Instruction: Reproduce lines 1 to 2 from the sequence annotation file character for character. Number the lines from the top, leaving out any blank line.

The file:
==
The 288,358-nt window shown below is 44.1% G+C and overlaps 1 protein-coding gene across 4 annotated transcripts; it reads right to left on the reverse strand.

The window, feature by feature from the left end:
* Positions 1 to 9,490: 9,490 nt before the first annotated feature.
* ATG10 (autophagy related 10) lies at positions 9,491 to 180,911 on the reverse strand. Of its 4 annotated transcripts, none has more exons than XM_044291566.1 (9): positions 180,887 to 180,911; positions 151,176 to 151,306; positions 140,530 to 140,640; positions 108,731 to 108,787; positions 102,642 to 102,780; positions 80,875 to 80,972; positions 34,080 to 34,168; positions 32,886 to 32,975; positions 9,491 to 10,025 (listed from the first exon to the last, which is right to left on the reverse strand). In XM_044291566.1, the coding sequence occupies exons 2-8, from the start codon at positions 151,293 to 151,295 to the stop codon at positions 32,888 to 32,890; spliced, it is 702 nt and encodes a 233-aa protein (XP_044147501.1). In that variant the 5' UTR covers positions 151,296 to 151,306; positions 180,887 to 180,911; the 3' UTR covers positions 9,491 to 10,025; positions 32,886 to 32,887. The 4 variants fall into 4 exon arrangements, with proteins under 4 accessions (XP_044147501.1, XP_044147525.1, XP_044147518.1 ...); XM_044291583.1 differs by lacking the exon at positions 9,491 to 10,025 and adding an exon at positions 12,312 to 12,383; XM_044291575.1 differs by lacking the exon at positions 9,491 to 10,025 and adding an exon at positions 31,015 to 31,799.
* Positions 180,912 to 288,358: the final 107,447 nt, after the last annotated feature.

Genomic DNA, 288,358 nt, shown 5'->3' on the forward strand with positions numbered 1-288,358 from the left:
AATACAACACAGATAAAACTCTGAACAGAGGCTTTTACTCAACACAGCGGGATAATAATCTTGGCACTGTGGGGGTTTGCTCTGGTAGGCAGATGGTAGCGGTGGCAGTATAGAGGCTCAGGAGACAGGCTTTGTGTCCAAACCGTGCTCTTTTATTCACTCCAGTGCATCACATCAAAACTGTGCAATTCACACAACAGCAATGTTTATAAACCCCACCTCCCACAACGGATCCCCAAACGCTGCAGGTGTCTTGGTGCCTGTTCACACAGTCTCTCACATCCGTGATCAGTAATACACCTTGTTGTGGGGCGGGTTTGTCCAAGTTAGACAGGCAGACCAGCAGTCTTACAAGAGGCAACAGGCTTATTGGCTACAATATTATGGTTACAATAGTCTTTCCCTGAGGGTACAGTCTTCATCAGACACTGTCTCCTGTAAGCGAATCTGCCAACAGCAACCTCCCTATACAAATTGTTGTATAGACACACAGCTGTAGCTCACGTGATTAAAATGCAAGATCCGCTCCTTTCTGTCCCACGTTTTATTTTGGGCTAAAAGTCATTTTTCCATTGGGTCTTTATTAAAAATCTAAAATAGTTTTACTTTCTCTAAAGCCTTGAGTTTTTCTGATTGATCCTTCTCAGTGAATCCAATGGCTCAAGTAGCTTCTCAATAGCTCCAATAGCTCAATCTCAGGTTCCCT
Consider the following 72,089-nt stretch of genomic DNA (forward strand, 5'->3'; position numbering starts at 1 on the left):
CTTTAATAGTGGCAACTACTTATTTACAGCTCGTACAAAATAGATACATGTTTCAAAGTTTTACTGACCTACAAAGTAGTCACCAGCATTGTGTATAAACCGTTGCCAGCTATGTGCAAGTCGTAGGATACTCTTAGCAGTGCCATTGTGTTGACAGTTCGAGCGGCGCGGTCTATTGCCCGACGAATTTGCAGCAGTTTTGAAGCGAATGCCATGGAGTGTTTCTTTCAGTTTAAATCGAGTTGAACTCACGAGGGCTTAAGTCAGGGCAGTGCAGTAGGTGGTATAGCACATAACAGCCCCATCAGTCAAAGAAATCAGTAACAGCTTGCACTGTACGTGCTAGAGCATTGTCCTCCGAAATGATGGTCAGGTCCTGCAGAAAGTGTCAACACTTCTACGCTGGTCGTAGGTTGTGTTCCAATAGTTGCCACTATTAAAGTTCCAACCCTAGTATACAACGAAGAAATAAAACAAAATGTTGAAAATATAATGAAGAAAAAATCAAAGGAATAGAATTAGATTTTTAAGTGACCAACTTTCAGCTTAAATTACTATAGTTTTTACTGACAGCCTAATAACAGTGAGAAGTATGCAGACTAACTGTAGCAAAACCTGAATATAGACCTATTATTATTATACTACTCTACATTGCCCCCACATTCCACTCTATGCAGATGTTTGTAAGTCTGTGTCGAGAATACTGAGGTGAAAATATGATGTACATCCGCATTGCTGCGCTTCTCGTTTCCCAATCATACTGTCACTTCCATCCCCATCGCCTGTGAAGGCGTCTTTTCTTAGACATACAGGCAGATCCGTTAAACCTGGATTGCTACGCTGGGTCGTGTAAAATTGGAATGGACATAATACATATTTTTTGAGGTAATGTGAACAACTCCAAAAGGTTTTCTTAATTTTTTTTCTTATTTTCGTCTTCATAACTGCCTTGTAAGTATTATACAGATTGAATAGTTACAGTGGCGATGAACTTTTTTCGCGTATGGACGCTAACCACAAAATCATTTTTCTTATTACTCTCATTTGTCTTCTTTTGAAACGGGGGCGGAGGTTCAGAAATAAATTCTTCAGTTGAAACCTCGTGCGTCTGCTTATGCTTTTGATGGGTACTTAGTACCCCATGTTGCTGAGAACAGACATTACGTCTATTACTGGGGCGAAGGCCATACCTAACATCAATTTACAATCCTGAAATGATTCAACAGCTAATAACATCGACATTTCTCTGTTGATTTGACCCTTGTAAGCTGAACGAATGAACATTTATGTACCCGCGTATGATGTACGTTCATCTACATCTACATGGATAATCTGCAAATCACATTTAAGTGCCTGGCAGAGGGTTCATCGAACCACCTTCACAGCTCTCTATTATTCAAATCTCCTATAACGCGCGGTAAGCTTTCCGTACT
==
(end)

The 288,358-nt window shown below is 44.1% G+C and overlaps 1 protein-coding gene across 4 annotated transcripts; it reads right to left on the reverse strand.

The window, feature by feature from the left end: